And just FYI, the Canucks lost all three games, as well as Daniel Sedin to injury during the Heritage Classic so we don’t talk about these cursed jerseys anymore.


The last Canucks specialty jersey of the Reebok/Wordmark Era was worn on February 14, 2016. As part of the 20th anniversary celebrations of Rogers Arena (then known as GM Place), the Canucks hosted Retro Night against the Leafs, who we beat on our way to the 1994 Cup Finals in these very jerseys.

Striping and colour was identical to the jerseys worn from 1992-97, with a thinner blood-red stripe paired with a thicker one in yellow. However, the Canucks did not wear the Canuck Place patch, which I feel was a huge missed opportunity.

The Adizero Era

The NHL once again made the transition to a different brand of jerseys in 2017- this time to Adidas (who actually owns Reebok, but whatever). Known as Adizero, the system featured Climalite technology which is lighter, stronger, and more durable than its predecessor (Basically, it is X-trafil 2.0). The new jerseys also had a slightly different cut, a new collar design and NHL shield, dotted shoulders, and a few things that the teams could opt for such as perforated numbers and sublimated shoulder patches.

More information about the Adidas system can be found in my post breaking down the Canucks’ Adizero jerseys.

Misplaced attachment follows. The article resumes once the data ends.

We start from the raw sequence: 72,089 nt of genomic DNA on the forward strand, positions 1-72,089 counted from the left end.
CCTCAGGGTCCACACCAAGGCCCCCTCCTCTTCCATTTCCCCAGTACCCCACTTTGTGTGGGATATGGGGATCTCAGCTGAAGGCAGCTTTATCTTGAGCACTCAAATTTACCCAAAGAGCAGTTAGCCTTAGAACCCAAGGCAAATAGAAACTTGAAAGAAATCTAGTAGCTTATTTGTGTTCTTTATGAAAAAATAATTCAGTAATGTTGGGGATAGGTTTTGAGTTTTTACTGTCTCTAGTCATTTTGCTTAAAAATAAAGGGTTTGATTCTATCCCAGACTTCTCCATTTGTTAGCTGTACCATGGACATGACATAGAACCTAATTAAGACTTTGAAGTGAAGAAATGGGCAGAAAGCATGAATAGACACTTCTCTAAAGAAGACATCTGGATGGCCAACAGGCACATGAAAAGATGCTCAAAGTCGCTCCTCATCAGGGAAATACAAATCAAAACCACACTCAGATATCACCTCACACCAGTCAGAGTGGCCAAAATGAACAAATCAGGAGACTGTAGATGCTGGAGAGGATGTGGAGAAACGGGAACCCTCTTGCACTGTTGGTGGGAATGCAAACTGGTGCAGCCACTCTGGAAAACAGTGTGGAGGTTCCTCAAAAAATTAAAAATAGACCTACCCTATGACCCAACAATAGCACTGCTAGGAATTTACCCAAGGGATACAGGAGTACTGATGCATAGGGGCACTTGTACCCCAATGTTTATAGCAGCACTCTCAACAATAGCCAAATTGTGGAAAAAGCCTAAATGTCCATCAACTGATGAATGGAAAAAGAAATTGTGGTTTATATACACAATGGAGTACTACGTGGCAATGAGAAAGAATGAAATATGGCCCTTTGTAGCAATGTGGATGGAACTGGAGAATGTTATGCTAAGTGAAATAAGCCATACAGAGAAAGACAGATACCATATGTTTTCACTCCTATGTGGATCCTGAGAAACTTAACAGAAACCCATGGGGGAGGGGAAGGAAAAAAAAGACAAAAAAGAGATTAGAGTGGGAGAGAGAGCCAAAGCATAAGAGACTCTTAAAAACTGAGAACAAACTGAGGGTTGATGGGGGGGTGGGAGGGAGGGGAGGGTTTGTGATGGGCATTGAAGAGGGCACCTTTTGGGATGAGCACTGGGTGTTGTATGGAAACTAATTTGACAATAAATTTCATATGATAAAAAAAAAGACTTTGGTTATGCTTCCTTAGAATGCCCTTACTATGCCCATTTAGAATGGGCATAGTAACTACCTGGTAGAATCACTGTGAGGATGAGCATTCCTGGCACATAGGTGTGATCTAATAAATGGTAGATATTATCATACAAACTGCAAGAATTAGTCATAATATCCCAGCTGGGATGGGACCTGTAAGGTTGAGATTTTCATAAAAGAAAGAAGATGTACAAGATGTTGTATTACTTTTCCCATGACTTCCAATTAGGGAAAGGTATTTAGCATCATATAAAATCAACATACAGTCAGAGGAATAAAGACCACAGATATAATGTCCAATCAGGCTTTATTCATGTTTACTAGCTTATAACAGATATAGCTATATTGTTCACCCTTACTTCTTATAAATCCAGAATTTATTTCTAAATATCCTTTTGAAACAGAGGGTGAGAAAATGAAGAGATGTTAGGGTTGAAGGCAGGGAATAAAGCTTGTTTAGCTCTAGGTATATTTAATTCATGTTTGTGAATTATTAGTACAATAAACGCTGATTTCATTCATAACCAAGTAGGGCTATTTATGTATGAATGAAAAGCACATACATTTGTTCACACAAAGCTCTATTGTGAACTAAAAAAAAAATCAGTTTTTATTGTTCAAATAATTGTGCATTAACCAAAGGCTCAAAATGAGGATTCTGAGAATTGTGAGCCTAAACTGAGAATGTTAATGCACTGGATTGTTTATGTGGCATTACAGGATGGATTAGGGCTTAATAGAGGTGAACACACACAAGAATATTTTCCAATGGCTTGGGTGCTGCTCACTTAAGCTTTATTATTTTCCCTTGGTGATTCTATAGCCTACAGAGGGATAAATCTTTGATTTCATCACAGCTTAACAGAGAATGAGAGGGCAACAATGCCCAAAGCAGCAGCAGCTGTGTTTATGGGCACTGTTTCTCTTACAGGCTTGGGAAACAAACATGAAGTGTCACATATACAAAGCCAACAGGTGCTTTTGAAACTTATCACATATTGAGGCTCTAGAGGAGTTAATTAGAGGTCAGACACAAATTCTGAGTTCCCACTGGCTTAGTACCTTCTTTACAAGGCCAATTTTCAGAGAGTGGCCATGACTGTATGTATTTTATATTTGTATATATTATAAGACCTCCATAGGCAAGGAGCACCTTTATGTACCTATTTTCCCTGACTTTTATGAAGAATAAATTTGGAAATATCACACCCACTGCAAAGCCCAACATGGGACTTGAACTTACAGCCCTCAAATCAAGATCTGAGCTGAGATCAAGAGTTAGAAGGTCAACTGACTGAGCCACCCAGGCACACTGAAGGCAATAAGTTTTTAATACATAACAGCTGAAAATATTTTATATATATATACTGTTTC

While some teams in the league took the opportunities to update their uniforms, the Canucks’ look stayed mostly the same except for a few minor tweaks. While the colours, striping, logo, wordmark, and patches all remained, the devil was in the details. The collar underwent probably the biggest change, becoming a thick white band that goes about 3/4s of the way around the neck. I prefer this bolder design especially compared to the Reebok’s flimsy tapered V-neck.

Other changes were more minor: the shoulder patches were sublimated instead of embroidered to increase flexibility (and presumably decrease costs), shoulders are now dotted just like the rest of the league, and the middle stripe on the socks became thicker to match the jerseys.

With this jersey being unveiled in 2017, the Centennial ‘100’ patch carried over and stayed on its right sleeve for the rest of the year. The Canucks also wore the NHL China Games patch during the two matches played against the LA Kings in Shanghai and Beijing, China.


While the unveil of the new Canucks jerseys in 2007 was a disappointment for many, the organization wanted to create a long-lasting team identity around these jerseys and colours. The result is many great memories attached to the Orca v2, including the rise of Sedinery, rock-solid goaltending with Luongo and Schneider, dragon slayers, and the 2011 Stanley Cup Run.

So it looks like their plan worked; as much as I think the aesthetics of this designs could be improved, I wouldn’t want an overhaul because the Canucks have played some of their best hockey ever wearing the blue and green.

And that concludes this three part series! Again, make sure you take a look at Part I and Part II as well if you haven’t already, or if you’re interesting in learning more about jerseys take a look at my Mail Day posts as well as my breakdown of the Reebok Edge and Adidas Adizero jersey systems.